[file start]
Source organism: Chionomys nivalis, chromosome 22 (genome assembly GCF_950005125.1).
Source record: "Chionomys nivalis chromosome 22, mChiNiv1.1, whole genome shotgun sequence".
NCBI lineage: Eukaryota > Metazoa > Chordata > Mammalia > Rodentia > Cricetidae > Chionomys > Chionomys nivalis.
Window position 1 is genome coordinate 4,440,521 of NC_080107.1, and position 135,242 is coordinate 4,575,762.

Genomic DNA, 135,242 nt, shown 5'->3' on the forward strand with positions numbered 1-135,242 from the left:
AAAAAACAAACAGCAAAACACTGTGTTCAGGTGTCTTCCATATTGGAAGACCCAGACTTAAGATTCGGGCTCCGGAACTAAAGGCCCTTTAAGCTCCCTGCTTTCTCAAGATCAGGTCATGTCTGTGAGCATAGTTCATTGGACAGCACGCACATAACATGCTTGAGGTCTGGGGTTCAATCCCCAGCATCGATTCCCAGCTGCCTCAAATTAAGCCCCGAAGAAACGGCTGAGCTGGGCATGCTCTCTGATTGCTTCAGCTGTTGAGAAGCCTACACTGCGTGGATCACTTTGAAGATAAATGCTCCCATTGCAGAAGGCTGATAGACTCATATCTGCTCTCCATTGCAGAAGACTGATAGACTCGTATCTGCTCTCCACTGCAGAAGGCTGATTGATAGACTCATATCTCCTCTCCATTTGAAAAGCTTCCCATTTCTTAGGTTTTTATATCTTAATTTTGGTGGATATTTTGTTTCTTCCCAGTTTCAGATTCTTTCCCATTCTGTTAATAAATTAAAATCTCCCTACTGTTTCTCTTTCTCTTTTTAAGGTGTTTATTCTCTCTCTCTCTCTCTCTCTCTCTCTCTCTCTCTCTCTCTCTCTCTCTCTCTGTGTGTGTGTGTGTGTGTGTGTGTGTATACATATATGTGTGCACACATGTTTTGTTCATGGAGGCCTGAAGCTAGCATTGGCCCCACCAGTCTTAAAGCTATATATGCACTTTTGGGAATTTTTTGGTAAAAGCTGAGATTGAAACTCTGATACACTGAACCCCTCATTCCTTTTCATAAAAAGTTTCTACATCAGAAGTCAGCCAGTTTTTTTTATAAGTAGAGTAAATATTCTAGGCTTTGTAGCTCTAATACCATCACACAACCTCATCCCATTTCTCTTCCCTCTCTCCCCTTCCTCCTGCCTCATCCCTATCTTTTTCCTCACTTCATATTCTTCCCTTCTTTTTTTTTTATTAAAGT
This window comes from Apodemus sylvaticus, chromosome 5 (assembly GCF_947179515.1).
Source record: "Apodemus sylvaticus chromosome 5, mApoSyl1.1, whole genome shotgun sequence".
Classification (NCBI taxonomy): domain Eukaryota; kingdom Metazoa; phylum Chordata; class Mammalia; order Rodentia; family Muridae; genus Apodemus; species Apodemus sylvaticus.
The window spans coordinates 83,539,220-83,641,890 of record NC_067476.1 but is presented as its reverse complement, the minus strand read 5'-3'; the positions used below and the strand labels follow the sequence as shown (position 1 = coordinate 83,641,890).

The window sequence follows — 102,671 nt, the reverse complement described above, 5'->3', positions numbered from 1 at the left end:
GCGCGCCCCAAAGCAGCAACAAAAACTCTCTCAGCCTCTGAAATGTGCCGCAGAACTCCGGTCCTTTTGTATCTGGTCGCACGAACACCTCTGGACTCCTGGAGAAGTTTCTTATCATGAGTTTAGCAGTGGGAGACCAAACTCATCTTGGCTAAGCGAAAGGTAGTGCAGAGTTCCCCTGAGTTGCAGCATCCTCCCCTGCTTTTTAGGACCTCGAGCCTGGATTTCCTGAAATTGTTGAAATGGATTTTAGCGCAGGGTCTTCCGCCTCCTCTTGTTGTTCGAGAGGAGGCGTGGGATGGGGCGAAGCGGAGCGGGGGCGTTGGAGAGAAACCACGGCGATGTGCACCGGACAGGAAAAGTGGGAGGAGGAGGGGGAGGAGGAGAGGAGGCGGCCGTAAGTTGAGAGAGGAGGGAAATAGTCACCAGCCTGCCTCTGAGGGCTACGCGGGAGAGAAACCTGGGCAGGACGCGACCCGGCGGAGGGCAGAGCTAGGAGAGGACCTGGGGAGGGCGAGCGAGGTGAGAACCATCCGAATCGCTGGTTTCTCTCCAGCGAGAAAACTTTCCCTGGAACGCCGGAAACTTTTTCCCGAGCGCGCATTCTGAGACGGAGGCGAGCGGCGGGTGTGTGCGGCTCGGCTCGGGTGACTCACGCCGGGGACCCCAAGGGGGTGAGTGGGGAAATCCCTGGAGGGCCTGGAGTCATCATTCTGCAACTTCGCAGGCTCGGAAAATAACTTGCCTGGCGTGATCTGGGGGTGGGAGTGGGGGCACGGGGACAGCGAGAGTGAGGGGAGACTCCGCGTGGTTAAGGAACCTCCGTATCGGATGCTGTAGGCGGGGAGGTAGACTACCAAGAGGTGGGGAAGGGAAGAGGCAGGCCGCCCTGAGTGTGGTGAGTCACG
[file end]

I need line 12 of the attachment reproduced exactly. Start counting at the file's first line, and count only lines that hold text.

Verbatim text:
GCGCGCCCCAAAGCAGCAACAAAAACTCTCTCAGCCTCTGAAATGTGCCGCAGAACTCCGGTCCTTTTGTATCTGGTCGCACGAACACCTCTGGACTCCTGGAGAAGTTTCTTATCATGAGTTTAGCAGTGGGAGACCAAACTCATCTTGGCTAAGCGAAAGGTAGTGCAGAGTTCCCCTGAGTTGCAGCATCCTCCCCTGCTTTTTAGGACCTCGAGCCTGGATTTCCTGAAATTGTTGAAATGGATTTTAGCGCAGGGTCTTCCGCCTCCTCTTGTTGTTCGAGAGGAGGCGTGGGATGGGGCGAAGCGGAGCGGGGGCGTTGGAGAGAAACCACGGCGATGTGCACCGGACAGGAAAAGTGGGAGGAGGAGGGGGAGGAGGAGAGGAGGCGGCCGTAAGTTGAGAGAGGAGGGAAATAGTCACCAGCCTGCCTCTGAGGGCTACGCGGGAGAGAAACCTGGGCAGGACGCGACCCGGCGGAGGGCAGAGCTAGGAGAGGACCTGGGGAGGGCGAGCGAGGTGAGAACCATCCGAATCGCTGGTTTCTCTCCAGCGAGAAAACTTTCCCTGGAACGCCGGAAACTTTTTCCCGAGCGCGCATTCTGAGACGGAGGCGAGCGGCGGGTGTGTGCGGCTCGGCTCGGGTGACTCACGCCGGGGACCCCAAGGGGGTGAGTGGGGAAATCCCTGGAGGGCCTGGAGTCATCATTCTGCAACTTCGCAGGCTCGGAAAATAACTTGCCTGGCGTGATCTGGGGGTGGGAGTGGGGGCACGGGGACAGCGAGAGTGAGGGGAGACTCCGCGTGGTTAAGGAACCTCCGTATCGGATGCTGTAGGCGGGGAGGTAGACTACCAAGAGGTGGGGAAGGGAAGAGGCAGGCCGCCCTGAGTGTGGTGAGTCACG